Skip to main content

An in-vitro animal experiment on metal implants’ thermal effect on radiofrequency ablation



To explore metal implants’ thermal effect on radiofrequency ablation (RFA) and ascertain distance-thermal relationship between the metal implants and radiofrequency (RF) electrode.


Metal implants models were established in seven in-vitro porcine livers using silver clips or 125I seeds. RFA were conducted centering the RF electrode axis1 cm away from them, with one side containing a metal implants model the test group and the other side the control group. The thermometric needles were used to measure multi-point temperatures in order to compare the time-distance-temperature difference between the two groups. The gross scopes of the ablation of the two groups were measured and the tissues were analyzed for microscopic histology.


At the ablation times of 8, 12, and 15 min, the average multi-point temperatures of the test group and the control group were 48.2±18.07°C, 51.5±19.57°C, 54.6±19.75°C, and 48.6±17.69°C, 52.2±19.73°C, 54.9±19.24°C, respectively, and the differences were not statistically significant (n=126, P>0.05). At the ablation times of 12 and 15 min, the ablation scopes of the test group and the control group were (horizontal/longitudinal diameter) 1.55/3.48 cm, 1.89/3.72 cm, and 1.56/3.48 cm, 1.89/3.72 cm, respectively, and the differences were not statistically significant (n=14, P>0.05). The two groups had the same manifestations in microscopy.


Metal implants do not cause significant thermal effect on RFA.


Radiofrequency ablation (RFA) is a common and effective interventional treatment for solid tumors [1]. In recent years, with the rapid development of interventional treatment and availability of multidisciplinary remedies, many cancer patients may have received some metal implants (such as silver clips, titanium clips, 125I seeds) delivered during hepatocarcinoma resection or interstitial 125I seed implantation before undergoing the RFA, raising concerns as whether these metal implants impact on the radiofrequency (RF) or cause thermal hurt to the neighboring blood vessels or bile ducts. In this experiment, silver clips and 125I seeds were implanted in porcine livers in vitro and a cuboid array of metal implants model was established to explore the metal implants’ thermal effect on RFA.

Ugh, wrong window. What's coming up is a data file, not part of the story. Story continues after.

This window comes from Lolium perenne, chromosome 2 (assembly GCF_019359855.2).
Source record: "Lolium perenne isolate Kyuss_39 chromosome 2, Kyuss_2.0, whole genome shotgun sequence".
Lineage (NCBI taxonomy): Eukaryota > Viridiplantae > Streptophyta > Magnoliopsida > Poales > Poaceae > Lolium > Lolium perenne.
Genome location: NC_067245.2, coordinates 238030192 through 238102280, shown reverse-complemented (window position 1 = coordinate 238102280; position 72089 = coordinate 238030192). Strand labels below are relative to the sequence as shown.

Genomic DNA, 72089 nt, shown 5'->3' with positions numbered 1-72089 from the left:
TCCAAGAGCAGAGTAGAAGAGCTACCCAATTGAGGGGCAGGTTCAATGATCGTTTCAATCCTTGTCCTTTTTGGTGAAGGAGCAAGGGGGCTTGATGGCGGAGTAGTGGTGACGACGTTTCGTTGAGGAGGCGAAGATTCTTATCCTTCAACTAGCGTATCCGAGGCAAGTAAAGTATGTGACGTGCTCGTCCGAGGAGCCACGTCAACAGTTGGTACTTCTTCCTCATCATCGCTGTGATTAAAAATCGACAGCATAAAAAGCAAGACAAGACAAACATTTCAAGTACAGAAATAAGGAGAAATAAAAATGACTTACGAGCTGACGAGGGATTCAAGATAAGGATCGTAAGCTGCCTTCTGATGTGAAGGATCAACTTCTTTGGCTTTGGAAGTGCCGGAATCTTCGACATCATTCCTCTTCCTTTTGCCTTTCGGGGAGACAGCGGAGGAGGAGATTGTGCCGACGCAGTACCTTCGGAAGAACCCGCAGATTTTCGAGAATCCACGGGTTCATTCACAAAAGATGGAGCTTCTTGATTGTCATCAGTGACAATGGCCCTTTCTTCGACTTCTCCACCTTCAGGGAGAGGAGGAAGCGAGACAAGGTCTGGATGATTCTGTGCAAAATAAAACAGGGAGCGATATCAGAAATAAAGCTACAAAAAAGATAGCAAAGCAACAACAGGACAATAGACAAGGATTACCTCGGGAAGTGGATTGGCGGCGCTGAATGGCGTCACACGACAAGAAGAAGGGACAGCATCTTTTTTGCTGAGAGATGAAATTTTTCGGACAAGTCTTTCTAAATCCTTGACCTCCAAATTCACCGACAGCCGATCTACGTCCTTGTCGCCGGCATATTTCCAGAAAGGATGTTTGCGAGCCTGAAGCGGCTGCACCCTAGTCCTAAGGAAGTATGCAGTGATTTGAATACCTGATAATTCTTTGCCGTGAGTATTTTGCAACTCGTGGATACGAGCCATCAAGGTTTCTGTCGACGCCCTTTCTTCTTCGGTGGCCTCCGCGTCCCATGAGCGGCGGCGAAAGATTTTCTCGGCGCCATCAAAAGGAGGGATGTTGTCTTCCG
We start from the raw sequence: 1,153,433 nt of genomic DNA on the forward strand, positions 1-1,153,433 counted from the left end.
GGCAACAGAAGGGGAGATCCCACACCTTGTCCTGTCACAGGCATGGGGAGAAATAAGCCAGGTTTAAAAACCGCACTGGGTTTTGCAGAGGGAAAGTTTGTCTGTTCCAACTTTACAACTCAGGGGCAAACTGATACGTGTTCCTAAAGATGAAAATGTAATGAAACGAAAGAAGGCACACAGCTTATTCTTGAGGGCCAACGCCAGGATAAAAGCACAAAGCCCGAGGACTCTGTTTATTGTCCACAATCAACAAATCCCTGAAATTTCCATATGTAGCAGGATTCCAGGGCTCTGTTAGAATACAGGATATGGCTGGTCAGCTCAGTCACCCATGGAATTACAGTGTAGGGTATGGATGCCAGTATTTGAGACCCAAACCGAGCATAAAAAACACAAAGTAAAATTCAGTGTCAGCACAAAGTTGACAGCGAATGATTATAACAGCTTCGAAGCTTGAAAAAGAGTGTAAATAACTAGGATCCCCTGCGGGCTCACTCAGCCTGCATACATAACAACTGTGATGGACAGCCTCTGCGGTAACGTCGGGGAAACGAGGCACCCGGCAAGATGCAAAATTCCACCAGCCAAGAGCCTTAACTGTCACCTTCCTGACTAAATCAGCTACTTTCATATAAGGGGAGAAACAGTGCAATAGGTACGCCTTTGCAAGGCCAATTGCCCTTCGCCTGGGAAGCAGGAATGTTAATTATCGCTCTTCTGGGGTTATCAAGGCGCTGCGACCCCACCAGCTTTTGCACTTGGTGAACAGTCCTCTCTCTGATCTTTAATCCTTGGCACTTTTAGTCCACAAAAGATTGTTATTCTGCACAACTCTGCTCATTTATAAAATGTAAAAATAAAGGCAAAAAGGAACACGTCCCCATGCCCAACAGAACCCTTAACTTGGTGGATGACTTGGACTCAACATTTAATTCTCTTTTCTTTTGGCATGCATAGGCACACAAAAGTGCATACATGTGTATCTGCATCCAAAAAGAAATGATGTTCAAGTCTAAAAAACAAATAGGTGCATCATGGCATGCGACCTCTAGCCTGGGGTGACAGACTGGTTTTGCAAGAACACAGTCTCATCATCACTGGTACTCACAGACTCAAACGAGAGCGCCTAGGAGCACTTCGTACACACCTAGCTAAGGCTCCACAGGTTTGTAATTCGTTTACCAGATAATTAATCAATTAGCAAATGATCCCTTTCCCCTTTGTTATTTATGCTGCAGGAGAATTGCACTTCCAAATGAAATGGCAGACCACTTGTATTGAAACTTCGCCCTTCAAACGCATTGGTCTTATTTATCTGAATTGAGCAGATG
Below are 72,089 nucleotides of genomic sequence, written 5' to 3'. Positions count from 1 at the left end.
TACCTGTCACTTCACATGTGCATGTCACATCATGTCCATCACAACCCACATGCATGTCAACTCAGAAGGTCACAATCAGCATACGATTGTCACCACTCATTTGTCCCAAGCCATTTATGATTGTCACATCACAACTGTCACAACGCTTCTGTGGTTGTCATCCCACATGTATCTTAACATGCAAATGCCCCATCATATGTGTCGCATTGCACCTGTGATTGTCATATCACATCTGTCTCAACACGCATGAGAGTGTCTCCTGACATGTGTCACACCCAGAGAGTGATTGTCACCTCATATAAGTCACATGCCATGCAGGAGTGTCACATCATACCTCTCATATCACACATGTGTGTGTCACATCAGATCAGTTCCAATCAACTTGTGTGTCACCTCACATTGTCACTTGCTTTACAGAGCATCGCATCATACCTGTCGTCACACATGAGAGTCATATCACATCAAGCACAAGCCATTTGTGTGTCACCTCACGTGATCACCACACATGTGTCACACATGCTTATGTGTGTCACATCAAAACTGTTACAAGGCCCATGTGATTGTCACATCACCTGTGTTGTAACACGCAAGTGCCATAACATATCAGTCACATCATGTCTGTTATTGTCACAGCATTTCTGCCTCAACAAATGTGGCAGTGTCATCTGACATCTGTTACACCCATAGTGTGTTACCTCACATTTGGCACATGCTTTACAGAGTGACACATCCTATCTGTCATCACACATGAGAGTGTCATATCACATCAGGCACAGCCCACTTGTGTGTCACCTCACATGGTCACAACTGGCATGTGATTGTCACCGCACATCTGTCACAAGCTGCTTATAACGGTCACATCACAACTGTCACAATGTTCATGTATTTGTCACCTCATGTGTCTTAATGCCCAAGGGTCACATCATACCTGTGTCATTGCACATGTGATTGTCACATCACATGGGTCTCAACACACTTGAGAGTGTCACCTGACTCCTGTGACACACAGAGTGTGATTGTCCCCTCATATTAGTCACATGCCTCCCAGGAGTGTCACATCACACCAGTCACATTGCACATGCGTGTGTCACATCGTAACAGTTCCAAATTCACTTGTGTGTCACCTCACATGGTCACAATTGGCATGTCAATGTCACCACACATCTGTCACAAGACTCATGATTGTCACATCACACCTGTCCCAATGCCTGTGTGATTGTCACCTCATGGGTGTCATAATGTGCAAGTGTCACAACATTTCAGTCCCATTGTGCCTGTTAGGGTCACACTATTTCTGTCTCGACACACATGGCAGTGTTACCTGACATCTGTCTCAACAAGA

Materials and methods


Seven fresh and complete porcine livers with the maximum thickness >40 mm, 54 silver clips (Baote Shanghai, China) and 54 125I seeds (Atomic Hi-Tech, China) were needed. The 125I seed consisted of an outer titanium capsule of 0.05 mm in thickness, 4.5 mm long, and 0.8 mm in diameter, containing 125I adsorbed onto a 3.0 × 0.5 mm silver rod. Taking into account radiation protection issues and the purpose of the experiment, the 125I seeds used in this experiment were inactive.


The main equipment comprised Cool-tip™ RF ablation system (CovidienValleylab, Boulder, CO, USA), 17-gaugestraight monopolar Cool-tip™ RF electrode (CovidienValleylab, Boulder, CO, USA), epidural needles (18G × 150 mm, Dr.J, Japan), graduated thermocouple thermometric needles and digital thermometer (NanjingKangyou, China).


Metal implants modeling

A liver was placed flat in a metal tray. In the left or right lobe where the tissue thickness was >40 mm, simulating the clinical procedure of interstitial seeds implantation, nine epidural needles (18G, Dr.J) were vertically inserted 3.5 cm deep from the liver surface with a gap of 1.0 cm for each other, forming a square with a side length of 2.0 cm (Figure 1a). After insertion the core of needle was withdrawn and a silver clip or a seed was manually pushed in from the needle tail by a blunt push rod. Subsequently the second and the third silver clip or seed were implanted by the same approach by withdrawing the needle 1.0 cm each time. Each model accommodated 27 implants constructing a cuboid of 2.0 × 2.0 (bottom) × 3.5 cm (height) (Figure 1b). The silver clips and 125I seeds were reused, namely, the 27 metal implants were used by the models one by one after collection.

Figure 1
figure 1

Modeling and grouping. (a) vertical multi-pin array for test group. Black arrow: RF electrode. White arrow: nine epidural needles used for the implantation in square array (side length of 2.0 cm). (b) Section to reveal metal implants embedded in liver tissue constructing a cuboid. Black arrow: RF electrode, 1.0 cm away from metal implants model. White arrow: test group with 125I seeds. (c) Section of liver after RFA. White arrow: test group (containing silver clips). Black arrow: control group. The ablation scopes of the both groups had no differences.

RFA procedure